UPDATE: According to media reports Amir Hekmati has temporarily suspended his hunger strike after authorities in Iran have agreed to re-examine his case. “Amir and the Hekmati family deeply appreciate all of those who have joined Amir in solidarity,” the family reported to the The Associated Press on December 23rd. “All of those who are helping to free Amir. The family, particularly Amir’s ailing father, is deeply moved by the thousands have joined the campaign.”
December 23, 2014, Washington, D.C. – Amir Hekmati, an Iranian American and U.S. Marine veteran who has been detained in Iran since 2011, began a hunger strike last week to protest the injustice of his detention in Iran that has dragged on for more than three years. He is joined by a group of fellow Marine veterans who are participating in the hunger strike in solidarity with Hekmati.
Hekmati began the hunger strike after writing a letter to top officials in Iran’s judiciary system. Hekmati’s letter, which was obtained by IranWire, expresses Hekmati’s frustration over the stagnation of his case.
“I have now decided to go on hunger strike to protest at this injustice,” the letter reads. “I have been told that, if I continue with this protest, I will be placed in solitary confinement. But I am deeply concerned with the lack of progress in my case and feel that I must take some action.”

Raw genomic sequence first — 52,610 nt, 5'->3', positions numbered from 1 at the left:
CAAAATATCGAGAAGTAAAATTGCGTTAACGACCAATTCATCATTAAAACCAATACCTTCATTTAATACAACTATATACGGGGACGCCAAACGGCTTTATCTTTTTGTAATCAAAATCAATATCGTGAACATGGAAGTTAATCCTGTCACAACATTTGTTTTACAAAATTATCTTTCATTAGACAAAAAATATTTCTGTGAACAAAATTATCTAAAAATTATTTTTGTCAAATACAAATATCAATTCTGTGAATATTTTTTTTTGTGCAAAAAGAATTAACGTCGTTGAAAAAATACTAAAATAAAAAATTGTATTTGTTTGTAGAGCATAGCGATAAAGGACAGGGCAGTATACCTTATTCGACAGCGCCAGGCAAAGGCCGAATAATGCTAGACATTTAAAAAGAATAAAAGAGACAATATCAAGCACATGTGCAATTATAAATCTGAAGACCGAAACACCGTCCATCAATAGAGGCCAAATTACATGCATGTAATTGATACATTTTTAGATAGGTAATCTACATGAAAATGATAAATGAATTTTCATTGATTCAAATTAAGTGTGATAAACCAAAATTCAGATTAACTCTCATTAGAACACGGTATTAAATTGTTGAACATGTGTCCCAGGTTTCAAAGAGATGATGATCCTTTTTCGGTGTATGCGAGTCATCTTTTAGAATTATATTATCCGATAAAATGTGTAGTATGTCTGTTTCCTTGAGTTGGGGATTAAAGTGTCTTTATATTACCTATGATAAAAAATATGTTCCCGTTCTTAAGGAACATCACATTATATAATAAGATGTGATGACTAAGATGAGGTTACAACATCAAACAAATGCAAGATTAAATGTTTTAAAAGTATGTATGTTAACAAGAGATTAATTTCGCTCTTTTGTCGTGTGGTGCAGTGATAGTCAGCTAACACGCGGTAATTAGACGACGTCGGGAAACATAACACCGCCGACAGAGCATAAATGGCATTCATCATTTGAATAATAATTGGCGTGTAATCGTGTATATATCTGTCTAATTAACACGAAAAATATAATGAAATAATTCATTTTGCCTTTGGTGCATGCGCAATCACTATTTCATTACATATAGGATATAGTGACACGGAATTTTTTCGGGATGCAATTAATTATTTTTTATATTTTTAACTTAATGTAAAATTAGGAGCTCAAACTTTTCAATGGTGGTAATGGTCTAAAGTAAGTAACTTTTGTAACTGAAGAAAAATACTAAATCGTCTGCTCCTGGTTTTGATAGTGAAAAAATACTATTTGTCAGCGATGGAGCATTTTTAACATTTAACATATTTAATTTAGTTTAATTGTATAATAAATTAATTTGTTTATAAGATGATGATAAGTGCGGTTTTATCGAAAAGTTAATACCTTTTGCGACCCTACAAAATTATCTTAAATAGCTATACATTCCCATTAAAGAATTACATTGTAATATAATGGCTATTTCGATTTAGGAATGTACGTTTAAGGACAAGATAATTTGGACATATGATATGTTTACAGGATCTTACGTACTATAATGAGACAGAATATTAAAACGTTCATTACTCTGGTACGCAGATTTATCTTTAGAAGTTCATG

Hekmati’s letter has inspired other Marine veterans to join his hunger strike to show that Hekmati is not alone in his quest for justice.
“Throughout their entire careers, Marines are united in their suffering doing things most people aren’t willing to do,” said Marine veteran, Bryan Lane. “I am striking with Amir so we can again be bound by adversity…I hope to inspire our elected officials to act as the leaders they are.”
In addition to the letter to the Iranian Judiciary, Hekmati also sent an open letter to President Obama. The letter requests that the president and his team reiterate to the Iranians that his freedom should not be hostage to the unresolved dispute over Iran’s nuclear program.
Hekmati, who traveled to Iran to visit his grandmother, was arrested on espionage charges shortly after his arrival. His family and the U.S. government have denied the allegations. In January 2012, Hekmati was convicted and sentenced to death, but the sentence was later overturned by Iran’s Supreme Court.
Last September, the family of Amir Hekmati released a video message pleading for his immediate release. Hekmati’s father, who is battling a terminal brain tumor, is shown in the video sitting in a wheel chair lamenting his son’s imprisonment. The video preceded the congregation of world leaders at the United Nations General Assembly in New York where the Hekmati family had hoped to win support for securing Hekmati’s release.
U.S. officials have continuously repeated their request for the release of American citizens detained in Iran, including U.S. Secretary of State, John Kerry, who released a statement on the three-year anniversary of Hekmati’s detention in Iran. In his statement, Kerry called for the repatriation of Hekmati as well Iranian Americans Saeed Abedini and Jason Rezaian.
As an organization that represents the interests of Iranian Americans, PAAIA seeks to protect Iranian Americans’ right to immunity from harassment and unlawful detention when traveling outside the United States, including Iran. PAAIA will continue to urge the United States to make the repatriation of Amir Hekmati and all Americans who are unjustly being detained in Iran a priority.
Click here to learn more about the Free Amir campaign.